ArtTactic founder Anders Petterson said that “although we’re seeing more Chinese collectors buying Western art, I don't see this as the reason for the market slowdown” in China. Instead, Petterson believes “slower economic growth, government anti-corruption measures and tighter regulations around the art investment trust market in China are the main reasons behind a dampening of the market.”

This is confirmed by data from the Art & Finance Report 2014, prepared by Deloitte Luxembourg and ArtTactic, which showed that China’s art fund and art investment trust market slowed rapidly from an estimated $529 million in 2012 to an estimated $169 million raised in 2013 (latest available figure), following stricter government regulations on the Chinese shadow-banking market.

The report pointed out that 76 per cent of art collectors around the world are buying art for collecting purposed, but with an investment view (up from 53% in 2012), implying that the investment aspect of art buying is something that collectors are “increasingly concerned about.”

For Mohit Mehrotra, Deloitte’s Global Wealth Management Group Leader, a couple of important developments are driving the strong current interest in art. “The first generation of wealth was really about creating and accumulating, but we’re now with the second generation and they are more about appreciating the finer things in life and spending their money,” he said.

But Mehrotra also noted that with new regulations on the automated exchange of information on CRS (that will lead to greater tax transparency when it comes to offshore clients), many clients are exploring greater exposure into art and collectables in their portfolios to minimize the impact of tax transfers in 2017‑ 2018. “Art will give them a different way of managing their portfolio out of keeping it all in liquid financial assets, which will be a lot easier for people to declare.”

Petterson notes that while investment is a “strong motivation among Asian art buyers,” it is by no means a trend exclusive to the region, “but one that has evolved globally over the last 10 years.”

Gyorgy also points out. “For better or for worse, in the last five years, there has been a general ‘financialisation’ of the art market.” The private bank offers clients advise on how to build an art collection that will stand the test of time and she says art advisory has been a growing business for the bank around the world. But she’s also quick to add “we’re really not advising clients to buy art as an investment. We’re all museum-trained and when we’re talking to clients we’re really advising them about how to build an important collection, so it’s the art for art.”

Petterson notes that an investment in art should be “a long-term endeavour, otherwise you are susceptible to being caught up in the fads and short-term cycles of the markets. Unless you can afford to take at least a 10-year view on the market, you should probably stay away from art as an investment. Art for pleasure and enjoyment is a different thing.”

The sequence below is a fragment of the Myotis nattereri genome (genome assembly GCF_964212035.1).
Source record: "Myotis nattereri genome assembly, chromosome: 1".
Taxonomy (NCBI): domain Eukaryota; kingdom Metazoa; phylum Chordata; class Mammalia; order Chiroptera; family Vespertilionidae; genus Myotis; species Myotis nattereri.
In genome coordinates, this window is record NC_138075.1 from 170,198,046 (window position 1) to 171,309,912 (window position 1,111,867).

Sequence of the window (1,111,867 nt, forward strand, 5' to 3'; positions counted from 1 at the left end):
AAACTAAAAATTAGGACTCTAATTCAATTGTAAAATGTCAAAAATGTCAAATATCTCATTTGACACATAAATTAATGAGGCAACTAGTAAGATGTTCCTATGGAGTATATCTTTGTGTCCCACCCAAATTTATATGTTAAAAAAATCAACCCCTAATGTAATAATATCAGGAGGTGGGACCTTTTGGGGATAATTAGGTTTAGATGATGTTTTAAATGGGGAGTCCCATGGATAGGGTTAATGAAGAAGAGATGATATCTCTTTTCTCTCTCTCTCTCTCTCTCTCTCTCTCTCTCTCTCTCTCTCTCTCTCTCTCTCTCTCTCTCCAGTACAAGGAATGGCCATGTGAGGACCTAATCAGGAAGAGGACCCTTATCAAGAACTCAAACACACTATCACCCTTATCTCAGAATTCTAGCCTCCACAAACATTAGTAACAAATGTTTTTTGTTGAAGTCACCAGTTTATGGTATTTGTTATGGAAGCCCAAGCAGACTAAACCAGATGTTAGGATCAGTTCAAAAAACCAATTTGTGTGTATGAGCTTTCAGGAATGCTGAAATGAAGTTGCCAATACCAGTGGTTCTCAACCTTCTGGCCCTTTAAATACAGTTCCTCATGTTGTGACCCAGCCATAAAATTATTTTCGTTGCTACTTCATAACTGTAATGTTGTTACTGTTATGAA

Patricia Amberg, head of UBS Art Competence Centre, points out that the art market remains heterogeneous and about which very little data are available. “Only the hammer prices achieved at auction are public. This excludes the larger part of the art trade: galleries, dealers, private treaty sales, online platforms and all the rest. Auction prices therefore only represent about a third of the art market at best, making it one of the most non-transparent markets,” she adds, “we always recommend that clients collect art for the love for art itself.”

The Mei Moses World All Art Index, which is widely considered as a key index, showed a compound annual return of seven per cent between 2003 and 2013, slightly below the S&P500’s total return of 7.4 per cent. But post-war and contemporary art, as well as traditional Chinese works of art delivered compound annual return of 10.5 per cent and 14.9 per cent respectively.

According to the 2015 outlook report by ArtTactic, 65 per cent of experts surveyed believe contemporary art market sales will level out this year, though 35 per cent feel the market has further upside potential. So far, no one expects an art market correction within the first half of 2015, which might come as a relief.

“Although weaker economic growth might lead to slower art sales in the mid- to lower-price segments, the ultra-wealthy are expected to continue their trophy hunting at the top end of the market,” Petterson says. “This is supported by the fact that 73 per cent of the experts are positive towards the $1 million + segment. However, the higher end of the middle-market could rekindle as buyers are picking lower-hanging fruits in the hope that these artists will be promoted to the millionaire league. Expect another year with new auction records,” he says.